The researchers made it tough on themselves. They specifically sought out organizations that had experienced downsizing in the past five years. "Downsizing is a negative; 75 percent of all companies that downside end up worse off," Cameron said. "Productivity is lower, morale goes in the tank." If virtue worked at these recently traumatized firms, it would work anywhere, they reasoned.
And it did work, Cameron said. Not only were revenue and profits higher, employees at more virtuous firms were more productive. Morale was higher. Employee turnover was lower. Customers were more loyal, too. Virtue seemed to enhance the bottom line by making employees work harder, smarter and more harmoniously with each other and with customers, Cameron reports in a forthcoming issue of the American Behavioral Scientist.
"It was amazing," he said. "Companies that invest in human capital are creating economic capital."
Repeat After Me . . .
The world's psychologists must know how to get great service at restaurants. Or at least they should, given the plethora of scholarly research into the art and science of tipping that graces the pages of social science journals.
The latest addition to the canon comes from a team of Dutch psychologists headed by Rick B. van Baaren of the University of Nijmegen. They found that waitresses who mimic their customers' behavior got bigger tips than those who don't -- nearly twice as big.
"Mimicry makes us feel closer to other people," van Baaren wrote in the July issue of the Journal of Experimental Social Psychology. "Mimicry may be a powerful tool in guiding and maintaining positive relationships between individuals."
To conduct the study, van Baaren's team enlisted the help of a waitress in an American-style restaurant in southern Holland as she served 60 customers. In half of the tests, the waitress repeated the customer's orders back to them. In the other half, she said something else positive to clearly signal she understood the order, such as saying "Okay," or "Coming up!"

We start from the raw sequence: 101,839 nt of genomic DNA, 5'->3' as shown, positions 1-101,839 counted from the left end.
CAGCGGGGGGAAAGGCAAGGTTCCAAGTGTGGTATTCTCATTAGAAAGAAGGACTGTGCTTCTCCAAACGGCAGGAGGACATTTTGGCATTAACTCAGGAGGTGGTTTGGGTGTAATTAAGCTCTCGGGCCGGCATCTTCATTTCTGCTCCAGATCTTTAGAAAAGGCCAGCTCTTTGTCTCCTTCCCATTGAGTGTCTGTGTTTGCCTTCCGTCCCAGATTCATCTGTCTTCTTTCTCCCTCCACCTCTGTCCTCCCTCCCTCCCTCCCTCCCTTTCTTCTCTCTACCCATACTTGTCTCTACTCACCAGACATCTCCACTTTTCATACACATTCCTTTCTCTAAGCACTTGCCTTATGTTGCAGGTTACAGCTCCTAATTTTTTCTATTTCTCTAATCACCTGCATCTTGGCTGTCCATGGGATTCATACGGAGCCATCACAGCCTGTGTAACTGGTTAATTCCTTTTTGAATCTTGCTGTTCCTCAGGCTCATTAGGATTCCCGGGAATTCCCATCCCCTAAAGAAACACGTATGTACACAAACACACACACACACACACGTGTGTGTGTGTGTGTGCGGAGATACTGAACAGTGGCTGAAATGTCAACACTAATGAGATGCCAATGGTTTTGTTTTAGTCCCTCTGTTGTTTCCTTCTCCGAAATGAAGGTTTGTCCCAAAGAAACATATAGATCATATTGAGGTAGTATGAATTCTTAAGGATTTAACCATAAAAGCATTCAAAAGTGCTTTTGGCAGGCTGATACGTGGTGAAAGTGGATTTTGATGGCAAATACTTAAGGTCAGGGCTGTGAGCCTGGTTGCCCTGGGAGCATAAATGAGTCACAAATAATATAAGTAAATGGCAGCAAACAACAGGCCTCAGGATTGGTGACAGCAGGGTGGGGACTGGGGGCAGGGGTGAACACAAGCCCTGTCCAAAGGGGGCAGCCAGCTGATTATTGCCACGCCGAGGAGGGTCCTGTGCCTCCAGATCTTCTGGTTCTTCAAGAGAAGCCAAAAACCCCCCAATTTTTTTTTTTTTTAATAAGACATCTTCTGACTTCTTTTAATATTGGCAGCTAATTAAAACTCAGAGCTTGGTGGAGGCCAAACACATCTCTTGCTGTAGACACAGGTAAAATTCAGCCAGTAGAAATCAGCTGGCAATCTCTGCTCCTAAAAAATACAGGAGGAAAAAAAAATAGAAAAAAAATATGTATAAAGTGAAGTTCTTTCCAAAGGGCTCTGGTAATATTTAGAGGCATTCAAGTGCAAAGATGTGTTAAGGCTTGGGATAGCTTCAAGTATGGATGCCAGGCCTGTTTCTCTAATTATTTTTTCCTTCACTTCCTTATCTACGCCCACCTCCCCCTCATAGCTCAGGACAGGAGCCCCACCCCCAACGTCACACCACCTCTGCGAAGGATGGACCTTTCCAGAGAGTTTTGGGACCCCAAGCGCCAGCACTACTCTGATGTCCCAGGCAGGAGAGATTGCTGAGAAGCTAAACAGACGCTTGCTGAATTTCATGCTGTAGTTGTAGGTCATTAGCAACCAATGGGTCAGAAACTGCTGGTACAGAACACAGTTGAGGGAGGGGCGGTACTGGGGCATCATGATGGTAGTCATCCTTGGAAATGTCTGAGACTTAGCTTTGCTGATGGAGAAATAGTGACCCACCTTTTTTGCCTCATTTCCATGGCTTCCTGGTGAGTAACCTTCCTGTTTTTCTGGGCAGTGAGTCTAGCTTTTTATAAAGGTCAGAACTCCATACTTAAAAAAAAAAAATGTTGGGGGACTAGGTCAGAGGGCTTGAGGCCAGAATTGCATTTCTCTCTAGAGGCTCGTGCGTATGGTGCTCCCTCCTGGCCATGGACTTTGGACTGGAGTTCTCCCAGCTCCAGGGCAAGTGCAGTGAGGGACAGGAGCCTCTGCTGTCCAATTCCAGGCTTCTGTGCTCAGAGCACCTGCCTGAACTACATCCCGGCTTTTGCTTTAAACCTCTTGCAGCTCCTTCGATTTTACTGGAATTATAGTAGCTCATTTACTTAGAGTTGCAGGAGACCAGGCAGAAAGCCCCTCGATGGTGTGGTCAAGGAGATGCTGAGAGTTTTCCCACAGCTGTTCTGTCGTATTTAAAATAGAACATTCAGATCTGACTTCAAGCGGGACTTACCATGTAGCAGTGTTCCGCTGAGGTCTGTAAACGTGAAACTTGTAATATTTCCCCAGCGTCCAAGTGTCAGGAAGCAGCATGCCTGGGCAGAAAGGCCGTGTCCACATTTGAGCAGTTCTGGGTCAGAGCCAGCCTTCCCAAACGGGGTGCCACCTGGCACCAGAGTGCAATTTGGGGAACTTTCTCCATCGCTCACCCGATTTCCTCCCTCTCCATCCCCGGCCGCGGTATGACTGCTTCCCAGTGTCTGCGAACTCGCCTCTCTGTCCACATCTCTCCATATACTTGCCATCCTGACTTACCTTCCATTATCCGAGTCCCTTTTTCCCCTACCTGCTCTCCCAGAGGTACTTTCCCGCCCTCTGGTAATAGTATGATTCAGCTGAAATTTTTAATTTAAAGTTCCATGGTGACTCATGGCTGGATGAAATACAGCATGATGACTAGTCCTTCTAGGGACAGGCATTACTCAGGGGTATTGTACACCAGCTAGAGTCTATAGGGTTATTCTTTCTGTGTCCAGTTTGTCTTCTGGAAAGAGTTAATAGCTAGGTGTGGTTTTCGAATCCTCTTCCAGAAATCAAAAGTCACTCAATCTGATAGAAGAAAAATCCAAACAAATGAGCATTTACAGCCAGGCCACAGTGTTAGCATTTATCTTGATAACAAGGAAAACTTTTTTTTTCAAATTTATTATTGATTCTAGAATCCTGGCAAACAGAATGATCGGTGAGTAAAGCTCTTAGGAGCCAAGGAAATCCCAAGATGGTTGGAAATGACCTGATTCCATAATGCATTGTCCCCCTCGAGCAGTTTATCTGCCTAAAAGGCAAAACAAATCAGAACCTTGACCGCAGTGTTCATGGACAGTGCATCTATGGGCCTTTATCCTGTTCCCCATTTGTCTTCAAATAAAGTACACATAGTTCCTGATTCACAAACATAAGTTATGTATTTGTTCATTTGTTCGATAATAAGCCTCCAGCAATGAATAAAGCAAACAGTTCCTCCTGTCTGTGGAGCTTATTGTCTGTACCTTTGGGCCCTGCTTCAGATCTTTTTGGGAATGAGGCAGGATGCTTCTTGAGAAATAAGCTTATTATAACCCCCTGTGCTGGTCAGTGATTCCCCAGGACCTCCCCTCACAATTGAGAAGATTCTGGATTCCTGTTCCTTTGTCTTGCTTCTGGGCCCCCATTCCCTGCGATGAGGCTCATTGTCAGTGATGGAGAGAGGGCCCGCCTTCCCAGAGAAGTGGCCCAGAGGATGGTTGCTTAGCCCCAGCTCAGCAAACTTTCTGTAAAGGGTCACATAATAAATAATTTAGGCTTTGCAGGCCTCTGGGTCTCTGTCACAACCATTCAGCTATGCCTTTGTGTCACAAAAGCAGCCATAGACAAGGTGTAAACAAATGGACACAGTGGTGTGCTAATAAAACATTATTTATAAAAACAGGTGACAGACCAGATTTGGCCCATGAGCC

When she played copycat, eight in 10 patrons left a tip; when she didn't, six in 10 did. And her average tip increased from 1.76 Dutch guilders (about 89 cents) to 2.97 guilders ($1.51) when she repeated the order.
Wait a minute . . . a buck-and-a-half tip? We're fine with going Dutch treat, but isn't this, well, a bit cheapo? Not at all, van Baaren assured us. "Service in the Netherlands is always included in the price. Relatively small tips are given and they express the customer's satisfaction."
LUNCH WITH THE WIZ Oh, my, but my weekly lunches are such treats, and not merely because The Wiz and his unconventionally wise guests have dined out at some of the tastiest restaurants in the Washington area. The latest winner of a noontime nosh is Mark Pankowski of the Nichols-Dezenhall Communications Management Group, who tipped me to the tipping study. (Notice: The Wiz, at the urging of his editor, has declared a six-month moratorium on tipping items.)
Think you might have spotted a recently published Wiz-worthy study? E-mail me at email@example.com.